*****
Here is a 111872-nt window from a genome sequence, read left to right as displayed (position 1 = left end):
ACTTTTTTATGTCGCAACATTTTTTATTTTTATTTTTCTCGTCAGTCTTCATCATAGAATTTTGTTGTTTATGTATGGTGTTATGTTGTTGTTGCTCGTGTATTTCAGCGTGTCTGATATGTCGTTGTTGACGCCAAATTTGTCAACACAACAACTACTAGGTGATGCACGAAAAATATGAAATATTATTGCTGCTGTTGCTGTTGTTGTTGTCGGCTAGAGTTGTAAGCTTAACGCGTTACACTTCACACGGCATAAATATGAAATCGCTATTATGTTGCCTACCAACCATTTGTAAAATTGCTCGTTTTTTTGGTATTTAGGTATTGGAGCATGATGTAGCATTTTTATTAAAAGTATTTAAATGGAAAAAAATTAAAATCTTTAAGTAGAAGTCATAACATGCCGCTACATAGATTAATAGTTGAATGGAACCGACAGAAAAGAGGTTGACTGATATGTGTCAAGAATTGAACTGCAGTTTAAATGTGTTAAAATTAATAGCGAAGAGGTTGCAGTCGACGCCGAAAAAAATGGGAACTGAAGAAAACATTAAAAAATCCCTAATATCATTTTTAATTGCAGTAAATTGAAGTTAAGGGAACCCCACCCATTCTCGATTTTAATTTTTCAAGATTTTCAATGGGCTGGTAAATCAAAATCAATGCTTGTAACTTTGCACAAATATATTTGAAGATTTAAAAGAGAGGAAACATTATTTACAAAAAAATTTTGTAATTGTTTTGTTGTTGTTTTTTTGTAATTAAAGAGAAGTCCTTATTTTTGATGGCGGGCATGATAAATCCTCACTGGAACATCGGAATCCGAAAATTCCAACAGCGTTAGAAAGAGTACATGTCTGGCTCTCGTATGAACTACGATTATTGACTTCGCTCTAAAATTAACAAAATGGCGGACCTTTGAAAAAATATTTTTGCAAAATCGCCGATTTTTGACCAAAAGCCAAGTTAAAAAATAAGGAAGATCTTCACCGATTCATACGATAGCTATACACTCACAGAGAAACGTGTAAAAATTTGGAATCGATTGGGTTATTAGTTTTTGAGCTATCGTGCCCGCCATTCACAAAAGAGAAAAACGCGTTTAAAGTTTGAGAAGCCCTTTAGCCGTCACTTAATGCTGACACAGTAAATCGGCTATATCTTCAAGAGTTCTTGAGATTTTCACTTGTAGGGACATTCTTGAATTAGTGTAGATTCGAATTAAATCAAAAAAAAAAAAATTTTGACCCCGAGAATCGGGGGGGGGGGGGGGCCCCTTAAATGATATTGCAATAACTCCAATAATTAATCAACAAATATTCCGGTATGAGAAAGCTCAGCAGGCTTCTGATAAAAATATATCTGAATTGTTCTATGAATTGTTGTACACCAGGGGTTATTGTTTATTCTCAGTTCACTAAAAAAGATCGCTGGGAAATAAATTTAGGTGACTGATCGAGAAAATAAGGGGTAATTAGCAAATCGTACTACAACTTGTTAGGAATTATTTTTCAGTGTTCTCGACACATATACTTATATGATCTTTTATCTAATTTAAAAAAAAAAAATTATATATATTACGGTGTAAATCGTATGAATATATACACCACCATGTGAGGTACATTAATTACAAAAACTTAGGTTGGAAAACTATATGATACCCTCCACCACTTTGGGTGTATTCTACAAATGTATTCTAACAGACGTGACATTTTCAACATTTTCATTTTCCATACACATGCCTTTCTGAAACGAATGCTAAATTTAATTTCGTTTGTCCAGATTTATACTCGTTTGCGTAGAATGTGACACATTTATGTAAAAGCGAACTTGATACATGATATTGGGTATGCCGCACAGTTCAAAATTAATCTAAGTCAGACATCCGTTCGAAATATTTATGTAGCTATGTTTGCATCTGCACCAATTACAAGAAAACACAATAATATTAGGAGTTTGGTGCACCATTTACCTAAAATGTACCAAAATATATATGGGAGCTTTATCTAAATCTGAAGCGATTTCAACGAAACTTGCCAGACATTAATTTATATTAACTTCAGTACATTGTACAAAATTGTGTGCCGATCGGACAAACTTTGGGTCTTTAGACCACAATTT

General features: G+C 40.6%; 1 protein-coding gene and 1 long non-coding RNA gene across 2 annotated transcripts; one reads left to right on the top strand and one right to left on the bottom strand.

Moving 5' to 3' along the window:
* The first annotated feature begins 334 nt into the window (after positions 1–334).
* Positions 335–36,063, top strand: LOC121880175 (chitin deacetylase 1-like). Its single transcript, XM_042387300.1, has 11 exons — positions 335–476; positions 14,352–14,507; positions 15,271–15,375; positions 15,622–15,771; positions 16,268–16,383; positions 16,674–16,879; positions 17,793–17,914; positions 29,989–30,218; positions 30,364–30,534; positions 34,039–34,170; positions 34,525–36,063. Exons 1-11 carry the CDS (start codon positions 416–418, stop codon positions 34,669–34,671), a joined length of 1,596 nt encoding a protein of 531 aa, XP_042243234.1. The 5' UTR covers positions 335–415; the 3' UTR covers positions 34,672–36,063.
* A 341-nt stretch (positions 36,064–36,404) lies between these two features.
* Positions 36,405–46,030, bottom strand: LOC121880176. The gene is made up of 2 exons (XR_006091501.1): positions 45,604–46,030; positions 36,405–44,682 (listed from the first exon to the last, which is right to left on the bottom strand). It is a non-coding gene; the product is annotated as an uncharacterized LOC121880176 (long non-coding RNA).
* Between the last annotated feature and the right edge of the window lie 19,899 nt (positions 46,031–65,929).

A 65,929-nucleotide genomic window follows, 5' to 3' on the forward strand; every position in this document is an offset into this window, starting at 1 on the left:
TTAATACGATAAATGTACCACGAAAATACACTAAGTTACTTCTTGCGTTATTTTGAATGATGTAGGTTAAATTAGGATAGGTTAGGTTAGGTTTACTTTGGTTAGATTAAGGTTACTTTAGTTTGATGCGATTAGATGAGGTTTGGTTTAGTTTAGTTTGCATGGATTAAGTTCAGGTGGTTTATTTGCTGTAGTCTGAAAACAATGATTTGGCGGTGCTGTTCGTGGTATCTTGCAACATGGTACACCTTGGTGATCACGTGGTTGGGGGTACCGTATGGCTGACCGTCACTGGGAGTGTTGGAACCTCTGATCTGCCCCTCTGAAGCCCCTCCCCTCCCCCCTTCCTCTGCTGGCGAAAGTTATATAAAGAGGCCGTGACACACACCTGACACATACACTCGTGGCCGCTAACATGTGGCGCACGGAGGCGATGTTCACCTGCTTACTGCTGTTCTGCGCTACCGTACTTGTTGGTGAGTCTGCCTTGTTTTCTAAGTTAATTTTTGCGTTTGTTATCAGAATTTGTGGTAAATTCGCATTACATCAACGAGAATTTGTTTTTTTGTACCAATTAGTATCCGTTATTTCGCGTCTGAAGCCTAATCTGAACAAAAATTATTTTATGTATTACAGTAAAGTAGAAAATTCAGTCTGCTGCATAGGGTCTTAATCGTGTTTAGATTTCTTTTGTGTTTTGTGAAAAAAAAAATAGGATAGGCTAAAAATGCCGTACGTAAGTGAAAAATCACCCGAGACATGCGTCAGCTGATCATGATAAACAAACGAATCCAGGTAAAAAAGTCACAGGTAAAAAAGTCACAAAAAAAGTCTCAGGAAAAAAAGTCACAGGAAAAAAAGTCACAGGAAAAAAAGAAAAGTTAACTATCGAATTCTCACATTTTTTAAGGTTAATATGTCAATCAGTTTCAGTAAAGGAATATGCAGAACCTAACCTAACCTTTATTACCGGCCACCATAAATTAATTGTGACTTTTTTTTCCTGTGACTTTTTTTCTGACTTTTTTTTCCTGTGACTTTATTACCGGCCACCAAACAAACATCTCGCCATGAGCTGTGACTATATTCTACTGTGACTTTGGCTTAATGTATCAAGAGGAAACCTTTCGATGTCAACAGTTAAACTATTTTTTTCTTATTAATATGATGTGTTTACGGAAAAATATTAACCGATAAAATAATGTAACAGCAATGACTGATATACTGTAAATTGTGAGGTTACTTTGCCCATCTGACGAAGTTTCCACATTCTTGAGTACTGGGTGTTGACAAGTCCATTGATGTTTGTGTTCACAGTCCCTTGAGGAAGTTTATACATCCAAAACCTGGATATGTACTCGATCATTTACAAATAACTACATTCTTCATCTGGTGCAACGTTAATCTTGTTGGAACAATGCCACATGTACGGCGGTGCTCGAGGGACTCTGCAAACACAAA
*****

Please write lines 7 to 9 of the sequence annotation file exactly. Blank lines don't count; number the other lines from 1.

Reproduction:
* A 341-nt stretch (positions 36,064–36,404) lies between these two features.
* Positions 36,405–46,030, bottom strand: LOC121880176. The gene is made up of 2 exons (XR_006091501.1): positions 45,604–46,030; positions 36,405–44,682 (listed from the first exon to the last, which is right to left on the bottom strand). It is a non-coding gene; the product is annotated as an uncharacterized LOC121880176 (long non-coding RNA).
* Between the last annotated feature and the right edge of the window lie 19,899 nt (positions 46,031–65,929).